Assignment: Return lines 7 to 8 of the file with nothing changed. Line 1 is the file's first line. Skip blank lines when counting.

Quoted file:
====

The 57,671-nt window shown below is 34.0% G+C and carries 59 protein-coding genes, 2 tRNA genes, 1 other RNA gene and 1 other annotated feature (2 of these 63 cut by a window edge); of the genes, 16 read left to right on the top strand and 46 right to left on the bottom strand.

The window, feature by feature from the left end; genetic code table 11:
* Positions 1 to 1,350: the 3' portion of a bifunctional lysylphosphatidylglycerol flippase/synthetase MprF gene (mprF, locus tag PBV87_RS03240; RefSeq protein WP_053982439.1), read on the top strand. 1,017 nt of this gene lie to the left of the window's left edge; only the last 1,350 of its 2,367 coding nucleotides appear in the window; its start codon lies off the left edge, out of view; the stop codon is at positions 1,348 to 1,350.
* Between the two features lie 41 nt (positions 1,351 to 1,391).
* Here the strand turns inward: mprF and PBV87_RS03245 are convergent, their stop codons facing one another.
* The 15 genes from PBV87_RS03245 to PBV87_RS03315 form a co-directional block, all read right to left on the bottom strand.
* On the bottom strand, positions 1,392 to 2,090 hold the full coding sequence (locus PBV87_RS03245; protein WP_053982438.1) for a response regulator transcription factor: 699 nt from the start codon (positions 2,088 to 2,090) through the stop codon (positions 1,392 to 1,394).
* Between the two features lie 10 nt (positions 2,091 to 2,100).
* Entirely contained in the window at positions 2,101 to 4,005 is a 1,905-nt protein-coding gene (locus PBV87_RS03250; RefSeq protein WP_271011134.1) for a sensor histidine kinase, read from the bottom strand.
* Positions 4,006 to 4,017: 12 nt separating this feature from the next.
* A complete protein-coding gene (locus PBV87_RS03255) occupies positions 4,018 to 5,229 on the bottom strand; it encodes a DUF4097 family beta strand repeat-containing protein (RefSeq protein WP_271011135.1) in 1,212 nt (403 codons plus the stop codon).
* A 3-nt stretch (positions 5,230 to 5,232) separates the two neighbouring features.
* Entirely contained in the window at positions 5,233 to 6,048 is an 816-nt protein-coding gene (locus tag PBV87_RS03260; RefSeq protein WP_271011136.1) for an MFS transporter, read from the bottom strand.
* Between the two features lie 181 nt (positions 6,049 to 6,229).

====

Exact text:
* On the bottom strand, positions 1,392 to 2,090 hold the full coding sequence (locus PBV87_RS03245; protein WP_053982438.1) for a response regulator transcription factor: 699 nt from the start codon (positions 2,088 to 2,090) through the stop codon (positions 1,392 to 1,394).
* Between the two features lie 10 nt (positions 2,091 to 2,100).